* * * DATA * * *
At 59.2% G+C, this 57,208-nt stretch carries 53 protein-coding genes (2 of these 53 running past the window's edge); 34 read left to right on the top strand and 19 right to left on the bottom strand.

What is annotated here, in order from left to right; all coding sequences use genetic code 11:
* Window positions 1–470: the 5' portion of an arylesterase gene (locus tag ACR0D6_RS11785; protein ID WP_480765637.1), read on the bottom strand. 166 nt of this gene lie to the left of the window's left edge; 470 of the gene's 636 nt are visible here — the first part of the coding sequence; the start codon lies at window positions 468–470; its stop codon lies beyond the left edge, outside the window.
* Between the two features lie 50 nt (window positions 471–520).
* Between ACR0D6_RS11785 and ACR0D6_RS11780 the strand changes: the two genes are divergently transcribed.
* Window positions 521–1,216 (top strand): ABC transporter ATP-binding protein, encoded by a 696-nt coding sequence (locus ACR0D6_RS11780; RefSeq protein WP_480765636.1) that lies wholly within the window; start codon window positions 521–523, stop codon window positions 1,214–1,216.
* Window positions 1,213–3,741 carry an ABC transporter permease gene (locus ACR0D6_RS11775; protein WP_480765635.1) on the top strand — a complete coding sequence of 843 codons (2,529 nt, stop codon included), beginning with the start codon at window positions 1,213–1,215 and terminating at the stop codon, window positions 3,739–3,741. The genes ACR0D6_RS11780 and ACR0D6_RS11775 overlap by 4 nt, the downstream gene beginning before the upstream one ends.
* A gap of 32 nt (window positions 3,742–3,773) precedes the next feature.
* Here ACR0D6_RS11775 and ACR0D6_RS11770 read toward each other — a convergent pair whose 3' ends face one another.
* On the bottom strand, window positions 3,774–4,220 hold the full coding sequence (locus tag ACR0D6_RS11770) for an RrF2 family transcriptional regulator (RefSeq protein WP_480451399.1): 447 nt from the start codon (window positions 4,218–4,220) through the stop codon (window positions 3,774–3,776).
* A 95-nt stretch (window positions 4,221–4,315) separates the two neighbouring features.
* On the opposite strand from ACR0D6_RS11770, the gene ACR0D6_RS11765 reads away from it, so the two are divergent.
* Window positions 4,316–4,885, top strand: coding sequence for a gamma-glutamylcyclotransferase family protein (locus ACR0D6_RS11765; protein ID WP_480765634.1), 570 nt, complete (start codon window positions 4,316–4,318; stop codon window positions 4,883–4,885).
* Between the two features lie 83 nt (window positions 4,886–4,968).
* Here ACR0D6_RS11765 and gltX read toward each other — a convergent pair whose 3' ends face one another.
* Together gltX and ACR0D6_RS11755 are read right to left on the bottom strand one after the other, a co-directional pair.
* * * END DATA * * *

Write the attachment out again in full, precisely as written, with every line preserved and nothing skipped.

At 59.2% G+C, this 57,208-nt stretch carries 53 protein-coding genes (2 of these 53 running past the window's edge); 34 read left to right on the top strand and 19 right to left on the bottom strand.

What is annotated here, in order from left to right; all coding sequences use genetic code 11:
* Window positions 1–470: the 5' portion of an arylesterase gene (locus tag ACR0D6_RS11785; protein ID WP_480765637.1), read on the bottom strand. 166 nt of this gene lie to the left of the window's left edge; 470 of the gene's 636 nt are visible here — the first part of the coding sequence; the start codon lies at window positions 468–470; its stop codon lies beyond the left edge, outside the window.
* Between the two features lie 50 nt (window positions 471–520).
* Between ACR0D6_RS11785 and ACR0D6_RS11780 the strand changes: the two genes are divergently transcribed.
* Window positions 521–1,216 (top strand): ABC transporter ATP-binding protein, encoded by a 696-nt coding sequence (locus ACR0D6_RS11780; RefSeq protein WP_480765636.1) that lies wholly within the window; start codon window positions 521–523, stop codon window positions 1,214–1,216.
* Window positions 1,213–3,741 carry an ABC transporter permease gene (locus ACR0D6_RS11775; protein WP_480765635.1) on the top strand — a complete coding sequence of 843 codons (2,529 nt, stop codon included), beginning with the start codon at window positions 1,213–1,215 and terminating at the stop codon, window positions 3,739–3,741. The genes ACR0D6_RS11780 and ACR0D6_RS11775 overlap by 4 nt, the downstream gene beginning before the upstream one ends.
* A gap of 32 nt (window positions 3,742–3,773) precedes the next feature.
* Here ACR0D6_RS11775 and ACR0D6_RS11770 read toward each other — a convergent pair whose 3' ends face one another.
* On the bottom strand, window positions 3,774–4,220 hold the full coding sequence (locus tag ACR0D6_RS11770) for an RrF2 family transcriptional regulator (RefSeq protein WP_480451399.1): 447 nt from the start codon (window positions 4,218–4,220) through the stop codon (window positions 3,774–3,776).
* A 95-nt stretch (window positions 4,221–4,315) separates the two neighbouring features.
* On the opposite strand from ACR0D6_RS11770, the gene ACR0D6_RS11765 reads away from it, so the two are divergent.
* Window positions 4,316–4,885, top strand: coding sequence for a gamma-glutamylcyclotransferase family protein (locus ACR0D6_RS11765; protein ID WP_480765634.1), 570 nt, complete (start codon window positions 4,316–4,318; stop codon window positions 4,883–4,885).
* Between the two features lie 83 nt (window positions 4,886–4,968).
* Here ACR0D6_RS11765 and gltX read toward each other — a convergent pair whose 3' ends face one another.
* Together gltX and ACR0D6_RS11755 are read right to left on the bottom strand one after the other, a co-directional pair.